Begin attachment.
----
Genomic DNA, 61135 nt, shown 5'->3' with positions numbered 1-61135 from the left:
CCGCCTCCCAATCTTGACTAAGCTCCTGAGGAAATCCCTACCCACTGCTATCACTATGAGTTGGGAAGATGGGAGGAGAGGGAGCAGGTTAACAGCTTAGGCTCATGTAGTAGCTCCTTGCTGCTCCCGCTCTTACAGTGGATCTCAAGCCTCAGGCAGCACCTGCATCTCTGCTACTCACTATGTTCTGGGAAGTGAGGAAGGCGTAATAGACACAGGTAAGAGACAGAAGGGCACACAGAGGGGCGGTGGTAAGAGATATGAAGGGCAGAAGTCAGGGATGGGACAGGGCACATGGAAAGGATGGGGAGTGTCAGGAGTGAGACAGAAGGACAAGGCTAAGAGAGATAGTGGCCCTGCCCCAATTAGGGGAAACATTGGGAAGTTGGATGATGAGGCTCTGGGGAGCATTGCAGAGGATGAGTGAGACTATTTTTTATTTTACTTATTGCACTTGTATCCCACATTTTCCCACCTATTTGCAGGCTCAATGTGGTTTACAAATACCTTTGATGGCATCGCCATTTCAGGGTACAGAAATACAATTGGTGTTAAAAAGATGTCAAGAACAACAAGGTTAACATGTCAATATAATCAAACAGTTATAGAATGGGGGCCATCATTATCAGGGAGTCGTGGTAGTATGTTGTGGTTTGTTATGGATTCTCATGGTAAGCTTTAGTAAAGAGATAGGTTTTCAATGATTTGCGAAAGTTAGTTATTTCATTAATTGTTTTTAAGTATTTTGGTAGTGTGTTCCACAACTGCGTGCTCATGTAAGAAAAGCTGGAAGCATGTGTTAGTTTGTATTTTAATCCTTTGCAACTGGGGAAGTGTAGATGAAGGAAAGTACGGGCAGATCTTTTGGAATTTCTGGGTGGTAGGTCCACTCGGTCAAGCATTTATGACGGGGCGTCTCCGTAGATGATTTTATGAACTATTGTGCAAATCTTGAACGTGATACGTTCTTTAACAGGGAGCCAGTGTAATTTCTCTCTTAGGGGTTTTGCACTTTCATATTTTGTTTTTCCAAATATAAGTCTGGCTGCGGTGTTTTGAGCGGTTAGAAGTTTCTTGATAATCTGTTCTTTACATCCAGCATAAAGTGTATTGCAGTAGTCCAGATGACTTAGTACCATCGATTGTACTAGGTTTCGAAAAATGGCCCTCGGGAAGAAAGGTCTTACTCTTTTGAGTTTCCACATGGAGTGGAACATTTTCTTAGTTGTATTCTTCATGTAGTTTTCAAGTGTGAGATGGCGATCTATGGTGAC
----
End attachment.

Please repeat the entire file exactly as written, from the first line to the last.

Genomic DNA, 61135 nt, shown 5'->3' with positions numbered 1-61135 from the left:
CCGCCTCCCAATCTTGACTAAGCTCCTGAGGAAATCCCTACCCACTGCTATCACTATGAGTTGGGAAGATGGGAGGAGAGGGAGCAGGTTAACAGCTTAGGCTCATGTAGTAGCTCCTTGCTGCTCCCGCTCTTACAGTGGATCTCAAGCCTCAGGCAGCACCTGCATCTCTGCTACTCACTATGTTCTGGGAAGTGAGGAAGGCGTAATAGACACAGGTAAGAGACAGAAGGGCACACAGAGGGGCGGTGGTAAGAGATATGAAGGGCAGAAGTCAGGGATGGGACAGGGCACATGGAAAGGATGGGGAGTGTCAGGAGTGAGACAGAAGGACAAGGCTAAGAGAGATAGTGGCCCTGCCCCAATTAGGGGAAACATTGGGAAGTTGGATGATGAGGCTCTGGGGAGCATTGCAGAGGATGAGTGAGACTATTTTTTATTTTACTTATTGCACTTGTATCCCACATTTTCCCACCTATTTGCAGGCTCAATGTGGTTTACAAATACCTTTGATGGCATCGCCATTTCAGGGTACAGAAATACAATTGGTGTTAAAAAGATGTCAAGAACAACAAGGTTAACATGTCAATATAATCAAACAGTTATAGAATGGGGGCCATCATTATCAGGGAGTCGTGGTAGTATGTTGTGGTTTGTTATGGATTCTCATGGTAAGCTTTAGTAAAGAGATAGGTTTTCAATGATTTGCGAAAGTTAGTTATTTCATTAATTGTTTTTAAGTATTTTGGTAGTGTGTTCCACAACTGCGTGCTCATGTAAGAAAAGCTGGAAGCATGTGTTAGTTTGTATTTTAATCCTTTGCAACTGGGGAAGTGTAGATGAAGGAAAGTACGGGCAGATCTTTTGGAATTTCTGGGTGGTAGGTCCACTCGGTCAAGCATTTATGACGGGGCGTCTCCGTAGATGATTTTATGAACTATTGTGCAAATCTTGAACGTGATACGTTCTTTAACAGGGAGCCAGTGTAATTTCTCTCTTAGGGGTTTTGCACTTTCATATTTTGTTTTTCCAAATATAAGTCTGGCTGCGGTGTTTTGAGCGGTTAGAAGTTTCTTGATAATCTGTTCTTTACATCCAGCATAAAGTGTATTGCAGTAGTCCAGATGACTTAGTACCATCGATTGTACTAGGTTTCGAAAAATGGCCCTCGGGAAGAAAGGTCTTACTCTTTTGAGTTTCCACATGGAGTGGAACATTTTCTTAGTTGTATTCTTCATGTAGTTTTCAAGTGTGAGATGGCGATCTATGGTGAC